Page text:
"In thirteen years from now we'll meet again at Gresham, ten years later I'll be back in this same room, holding this same gun, composing this same letter"
'In one is all' - Original drawing by Theodoros Pelecanos, in the tract entitled 'Synosius' (1478).
Public Domain'In one is all' - Original drawing by Theodoros Pelecanos, in the tract entitled 'Synosius' (1478). - Credit: Carlos adanero

This notion of eternal return (i.e. the universe is infinitely recurring) has been explored in Ancient Egypt, Ancient Greece, in Hinduism and Buddhism as well as by European philosophers Arthur Schopenhauer and Friedriech Nietzche. In The Gay Science Nietzche asks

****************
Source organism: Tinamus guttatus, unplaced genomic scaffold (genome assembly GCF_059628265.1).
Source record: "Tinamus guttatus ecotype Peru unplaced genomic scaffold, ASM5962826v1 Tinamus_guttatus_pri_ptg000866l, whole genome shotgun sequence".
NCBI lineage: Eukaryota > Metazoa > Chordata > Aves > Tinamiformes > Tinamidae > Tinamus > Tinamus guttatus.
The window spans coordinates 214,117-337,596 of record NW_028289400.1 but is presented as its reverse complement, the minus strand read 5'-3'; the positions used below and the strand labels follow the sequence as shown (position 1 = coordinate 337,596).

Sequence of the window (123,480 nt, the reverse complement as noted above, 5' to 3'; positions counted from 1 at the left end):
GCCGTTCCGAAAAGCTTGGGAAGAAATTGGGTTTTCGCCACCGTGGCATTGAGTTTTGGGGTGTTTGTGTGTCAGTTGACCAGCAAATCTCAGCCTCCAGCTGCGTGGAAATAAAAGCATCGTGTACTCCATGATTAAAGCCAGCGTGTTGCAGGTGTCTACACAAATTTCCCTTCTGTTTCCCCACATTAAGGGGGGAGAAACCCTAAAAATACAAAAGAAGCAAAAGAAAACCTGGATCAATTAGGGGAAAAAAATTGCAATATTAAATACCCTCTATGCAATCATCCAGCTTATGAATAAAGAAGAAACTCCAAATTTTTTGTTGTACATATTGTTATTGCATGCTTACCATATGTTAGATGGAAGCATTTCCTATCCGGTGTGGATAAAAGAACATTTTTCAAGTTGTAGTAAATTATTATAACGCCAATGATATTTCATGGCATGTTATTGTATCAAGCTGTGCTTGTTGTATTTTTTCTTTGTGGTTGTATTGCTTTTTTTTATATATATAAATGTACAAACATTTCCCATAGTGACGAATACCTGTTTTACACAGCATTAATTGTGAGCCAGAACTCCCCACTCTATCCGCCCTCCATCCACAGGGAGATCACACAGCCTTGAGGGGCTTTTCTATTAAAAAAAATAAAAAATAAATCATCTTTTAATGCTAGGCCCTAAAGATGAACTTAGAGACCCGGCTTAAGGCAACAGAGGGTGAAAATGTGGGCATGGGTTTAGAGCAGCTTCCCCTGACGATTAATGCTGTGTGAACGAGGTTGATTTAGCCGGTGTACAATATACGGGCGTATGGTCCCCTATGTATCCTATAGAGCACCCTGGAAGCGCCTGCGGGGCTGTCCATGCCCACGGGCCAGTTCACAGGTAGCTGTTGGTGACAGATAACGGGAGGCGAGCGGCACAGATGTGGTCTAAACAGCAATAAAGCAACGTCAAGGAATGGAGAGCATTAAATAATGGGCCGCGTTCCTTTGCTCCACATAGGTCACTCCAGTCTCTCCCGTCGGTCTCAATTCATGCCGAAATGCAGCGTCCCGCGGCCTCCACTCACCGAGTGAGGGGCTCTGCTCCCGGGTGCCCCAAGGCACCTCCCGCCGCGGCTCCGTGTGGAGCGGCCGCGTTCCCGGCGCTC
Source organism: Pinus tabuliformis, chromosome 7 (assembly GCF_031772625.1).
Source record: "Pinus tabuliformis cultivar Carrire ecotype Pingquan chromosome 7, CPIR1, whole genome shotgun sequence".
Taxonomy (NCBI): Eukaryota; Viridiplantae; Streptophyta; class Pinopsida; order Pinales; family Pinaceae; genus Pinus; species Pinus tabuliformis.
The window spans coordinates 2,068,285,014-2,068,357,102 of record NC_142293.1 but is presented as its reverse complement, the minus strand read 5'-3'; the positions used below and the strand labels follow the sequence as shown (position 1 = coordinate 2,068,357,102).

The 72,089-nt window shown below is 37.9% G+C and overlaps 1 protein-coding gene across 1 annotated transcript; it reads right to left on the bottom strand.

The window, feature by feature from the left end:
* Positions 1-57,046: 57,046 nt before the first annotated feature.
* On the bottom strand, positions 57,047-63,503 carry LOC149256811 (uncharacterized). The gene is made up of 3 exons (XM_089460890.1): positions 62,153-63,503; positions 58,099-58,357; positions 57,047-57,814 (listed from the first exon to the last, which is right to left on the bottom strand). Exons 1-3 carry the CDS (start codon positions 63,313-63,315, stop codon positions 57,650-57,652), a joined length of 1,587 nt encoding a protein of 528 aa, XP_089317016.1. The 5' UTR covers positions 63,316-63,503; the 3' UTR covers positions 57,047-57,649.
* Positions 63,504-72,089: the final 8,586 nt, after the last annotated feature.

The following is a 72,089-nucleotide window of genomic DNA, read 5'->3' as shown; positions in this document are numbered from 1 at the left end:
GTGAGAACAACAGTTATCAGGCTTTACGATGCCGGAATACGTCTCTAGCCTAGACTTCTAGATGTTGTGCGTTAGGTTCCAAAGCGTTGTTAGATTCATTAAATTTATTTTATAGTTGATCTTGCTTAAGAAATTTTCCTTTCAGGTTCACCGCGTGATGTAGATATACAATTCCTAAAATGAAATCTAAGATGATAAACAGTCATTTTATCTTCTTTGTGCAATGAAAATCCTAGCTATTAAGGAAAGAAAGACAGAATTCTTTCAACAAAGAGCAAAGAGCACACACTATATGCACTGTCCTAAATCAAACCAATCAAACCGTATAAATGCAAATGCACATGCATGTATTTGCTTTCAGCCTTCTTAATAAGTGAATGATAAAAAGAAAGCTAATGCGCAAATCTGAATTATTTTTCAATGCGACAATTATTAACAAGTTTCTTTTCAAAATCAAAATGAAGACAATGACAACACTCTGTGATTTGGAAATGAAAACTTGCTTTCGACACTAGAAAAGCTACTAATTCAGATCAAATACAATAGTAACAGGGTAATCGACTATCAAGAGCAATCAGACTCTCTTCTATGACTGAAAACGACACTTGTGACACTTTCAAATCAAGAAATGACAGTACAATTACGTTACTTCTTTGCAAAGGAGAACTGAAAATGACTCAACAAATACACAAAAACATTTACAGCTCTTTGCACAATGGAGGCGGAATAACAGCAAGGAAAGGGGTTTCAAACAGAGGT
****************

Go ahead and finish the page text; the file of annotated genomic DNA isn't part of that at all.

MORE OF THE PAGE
'What, if some day or night a demon were to steal after you into your loneliest loneliness and say to you: 'This life as you now live it and have lived it, you will have to live once more and innumerable times more' ... Would you not throw yourself down and gnash your teeth and curse the demon who spoke thus? Or have you once experienced a tremendous moment when you would have answered him: 'You are a god and never have I heard anything more divine.'

The infinitely cyclical nature of existence is exemplified historically in the image of a dragon eating its own tail, a symbol that has itself been recycled by many cultures but can eventually be traced back to Ancient Egypt (circa 1600 BC).